As pointed out by our columnist Alan Schram, “There are six large positions Berkshire owns that are trading at or below what Buffett paid for them (I have been following Berkshire since I attended my first annual meeting in 1993, and that is unusual). Those are ConocoPhillips, Johnson & Johnson, Kraft, Munich RE, US Bank and Sanoffi Aventis (Sanoffi is the largest unrealized loss in percentage terms). So you get a chance to buy shares at or below Berkshire’s cost basis---that has the tendency of working out very well.”
A note here, the numbers of shares reported here is different from what we have in Buffett’s portfolio. Buffett may have bought the shares directly in the European stock market, and Berkshire is not required to report it in 13Fs.
Tesco Plc (TSCDY.PK)
U.S. consumers and investors may not know Tesco, but the UK company is one of the most powerful retailers on the planet. With annual sales of more than $90 billion, it is just behind Walmart (NYSE:WMT) and Homedepot (NYSE:HD). Berkshire paid $1.7 billion for 3.6% of the company. This is the largest international purchase of Berkshire in 2011.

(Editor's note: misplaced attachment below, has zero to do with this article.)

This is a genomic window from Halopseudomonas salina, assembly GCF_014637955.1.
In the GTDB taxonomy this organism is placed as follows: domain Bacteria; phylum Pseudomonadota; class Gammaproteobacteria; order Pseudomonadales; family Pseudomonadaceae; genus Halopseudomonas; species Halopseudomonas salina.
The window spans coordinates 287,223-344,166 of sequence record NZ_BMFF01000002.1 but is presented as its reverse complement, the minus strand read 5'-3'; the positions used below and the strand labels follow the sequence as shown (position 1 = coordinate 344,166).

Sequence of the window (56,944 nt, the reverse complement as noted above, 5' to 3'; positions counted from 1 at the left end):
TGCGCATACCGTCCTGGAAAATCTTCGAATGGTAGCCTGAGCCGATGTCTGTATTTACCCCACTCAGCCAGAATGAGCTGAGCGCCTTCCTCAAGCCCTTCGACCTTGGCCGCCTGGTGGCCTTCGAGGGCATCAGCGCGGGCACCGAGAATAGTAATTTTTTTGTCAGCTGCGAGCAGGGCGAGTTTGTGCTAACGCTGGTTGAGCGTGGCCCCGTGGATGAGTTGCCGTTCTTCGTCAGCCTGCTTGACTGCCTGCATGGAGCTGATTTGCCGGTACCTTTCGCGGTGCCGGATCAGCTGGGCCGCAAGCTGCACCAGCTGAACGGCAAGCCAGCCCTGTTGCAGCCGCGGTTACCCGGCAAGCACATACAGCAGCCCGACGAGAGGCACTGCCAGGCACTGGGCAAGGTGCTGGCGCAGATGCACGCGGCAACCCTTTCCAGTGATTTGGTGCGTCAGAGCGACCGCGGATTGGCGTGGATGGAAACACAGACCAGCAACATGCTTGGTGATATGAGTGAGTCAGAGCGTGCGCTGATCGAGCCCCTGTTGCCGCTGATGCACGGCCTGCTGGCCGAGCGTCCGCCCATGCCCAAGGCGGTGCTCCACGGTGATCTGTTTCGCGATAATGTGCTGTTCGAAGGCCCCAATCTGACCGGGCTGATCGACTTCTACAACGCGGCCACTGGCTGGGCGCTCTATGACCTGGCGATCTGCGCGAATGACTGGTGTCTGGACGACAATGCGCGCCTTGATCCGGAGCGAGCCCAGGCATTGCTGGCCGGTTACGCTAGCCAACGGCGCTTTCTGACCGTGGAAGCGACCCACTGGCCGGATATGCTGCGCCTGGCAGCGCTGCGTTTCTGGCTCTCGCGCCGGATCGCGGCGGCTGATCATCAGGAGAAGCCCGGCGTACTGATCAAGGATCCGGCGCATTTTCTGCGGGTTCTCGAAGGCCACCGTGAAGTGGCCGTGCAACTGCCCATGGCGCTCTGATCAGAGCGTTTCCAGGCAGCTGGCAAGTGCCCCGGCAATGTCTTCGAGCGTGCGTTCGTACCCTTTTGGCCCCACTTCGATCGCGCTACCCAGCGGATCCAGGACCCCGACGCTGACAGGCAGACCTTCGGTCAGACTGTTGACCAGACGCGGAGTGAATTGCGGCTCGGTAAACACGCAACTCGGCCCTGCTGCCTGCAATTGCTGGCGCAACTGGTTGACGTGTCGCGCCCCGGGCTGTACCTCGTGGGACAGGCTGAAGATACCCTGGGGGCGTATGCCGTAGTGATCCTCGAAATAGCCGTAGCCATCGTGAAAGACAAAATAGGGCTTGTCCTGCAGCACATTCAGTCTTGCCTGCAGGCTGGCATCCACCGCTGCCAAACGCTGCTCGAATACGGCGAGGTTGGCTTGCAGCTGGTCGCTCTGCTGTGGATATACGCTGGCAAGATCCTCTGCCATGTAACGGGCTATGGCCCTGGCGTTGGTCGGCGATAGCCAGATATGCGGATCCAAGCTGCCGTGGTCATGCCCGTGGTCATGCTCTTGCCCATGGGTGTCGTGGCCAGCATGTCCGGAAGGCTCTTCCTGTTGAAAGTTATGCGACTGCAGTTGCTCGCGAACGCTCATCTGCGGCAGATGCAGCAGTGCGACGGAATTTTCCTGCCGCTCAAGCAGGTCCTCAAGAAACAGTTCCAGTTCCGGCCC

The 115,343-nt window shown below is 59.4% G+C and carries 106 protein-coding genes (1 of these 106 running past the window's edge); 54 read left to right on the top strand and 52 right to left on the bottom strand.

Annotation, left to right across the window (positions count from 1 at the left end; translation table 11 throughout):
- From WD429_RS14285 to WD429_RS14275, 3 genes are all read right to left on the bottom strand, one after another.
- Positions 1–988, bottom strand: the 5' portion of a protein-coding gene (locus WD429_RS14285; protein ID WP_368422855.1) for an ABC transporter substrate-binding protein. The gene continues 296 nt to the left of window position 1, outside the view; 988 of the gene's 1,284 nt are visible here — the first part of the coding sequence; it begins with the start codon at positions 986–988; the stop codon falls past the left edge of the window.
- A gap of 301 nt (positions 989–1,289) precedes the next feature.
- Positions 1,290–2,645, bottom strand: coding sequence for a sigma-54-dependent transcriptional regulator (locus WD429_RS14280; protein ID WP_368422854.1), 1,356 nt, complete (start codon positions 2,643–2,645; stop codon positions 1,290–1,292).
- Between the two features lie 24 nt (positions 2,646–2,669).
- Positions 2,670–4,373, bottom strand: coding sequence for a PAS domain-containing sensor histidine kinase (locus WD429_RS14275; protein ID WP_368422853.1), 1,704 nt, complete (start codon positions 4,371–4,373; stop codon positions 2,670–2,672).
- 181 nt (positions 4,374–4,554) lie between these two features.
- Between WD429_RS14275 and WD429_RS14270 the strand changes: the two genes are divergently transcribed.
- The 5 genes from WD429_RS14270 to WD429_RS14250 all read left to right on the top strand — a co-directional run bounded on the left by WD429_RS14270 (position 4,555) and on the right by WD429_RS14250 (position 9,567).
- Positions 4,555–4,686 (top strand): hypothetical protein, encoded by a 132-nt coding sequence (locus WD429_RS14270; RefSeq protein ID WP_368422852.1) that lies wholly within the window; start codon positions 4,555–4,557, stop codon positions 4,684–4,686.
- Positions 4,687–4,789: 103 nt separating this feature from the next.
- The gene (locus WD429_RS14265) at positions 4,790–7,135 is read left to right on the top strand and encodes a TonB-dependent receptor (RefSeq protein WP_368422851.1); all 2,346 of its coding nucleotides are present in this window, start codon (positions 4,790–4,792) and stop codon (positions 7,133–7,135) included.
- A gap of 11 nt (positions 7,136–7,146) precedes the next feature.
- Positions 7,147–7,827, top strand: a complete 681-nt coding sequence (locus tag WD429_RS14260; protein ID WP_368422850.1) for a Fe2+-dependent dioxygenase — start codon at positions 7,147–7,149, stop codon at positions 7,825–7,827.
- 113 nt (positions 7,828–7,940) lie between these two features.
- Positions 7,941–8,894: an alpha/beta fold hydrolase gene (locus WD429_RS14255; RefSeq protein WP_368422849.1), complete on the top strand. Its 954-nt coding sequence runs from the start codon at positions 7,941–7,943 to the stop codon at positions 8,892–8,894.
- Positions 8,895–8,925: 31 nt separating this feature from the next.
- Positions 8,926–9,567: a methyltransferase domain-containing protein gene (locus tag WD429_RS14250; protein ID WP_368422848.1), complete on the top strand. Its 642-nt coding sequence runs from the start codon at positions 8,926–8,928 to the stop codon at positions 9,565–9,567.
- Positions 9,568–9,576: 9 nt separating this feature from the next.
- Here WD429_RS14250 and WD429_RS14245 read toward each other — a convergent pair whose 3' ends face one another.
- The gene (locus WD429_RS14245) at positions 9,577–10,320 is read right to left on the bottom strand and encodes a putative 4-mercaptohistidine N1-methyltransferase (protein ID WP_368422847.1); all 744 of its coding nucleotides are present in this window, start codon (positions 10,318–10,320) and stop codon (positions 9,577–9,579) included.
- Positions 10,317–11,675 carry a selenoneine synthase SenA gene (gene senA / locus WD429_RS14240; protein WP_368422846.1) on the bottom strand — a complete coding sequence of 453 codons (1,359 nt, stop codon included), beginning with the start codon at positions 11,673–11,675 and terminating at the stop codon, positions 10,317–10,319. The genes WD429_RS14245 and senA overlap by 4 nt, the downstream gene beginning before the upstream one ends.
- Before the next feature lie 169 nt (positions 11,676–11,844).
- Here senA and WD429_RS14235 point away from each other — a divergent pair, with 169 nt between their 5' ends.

Berkshire first invested in Tesco in 2006, right about the time the retailer announced it was coming to America with Fresh & Easy, acquiring shares then equaling about a 1% ownership stake in the company. Since then Buffett has regularly increased his purchases of Tesco stock, resulting in the 3.6% ownership. Tesco is probably an equivalent of Walmart for Warren Buffett’s international plays. Buffett bought Walmart at the same time as he bought Tesco in 2006, and he added more in the third quarter of 2010, as he was buying more Tesco shares and added more in 2011.
Tesco has been much discussed on GuruFocus as the stock lost 20% since the beginning of the year. Buffett had a gain 6% as of Dec. 31, 2011. Now he is at a loss of about 15%. You can buy this stock at about a 15% lower price than Buffett.
Is Tesco a good investment? It is certainly good enough for Buffett. Is it good enough for you? You can read more about Tesco here:
Tesco Still Sells For Less Than What Buffett Paid
Tesco Plc: an undervalued retailer
Tesco Falls Below Buffett’s Price; Will He Buy More?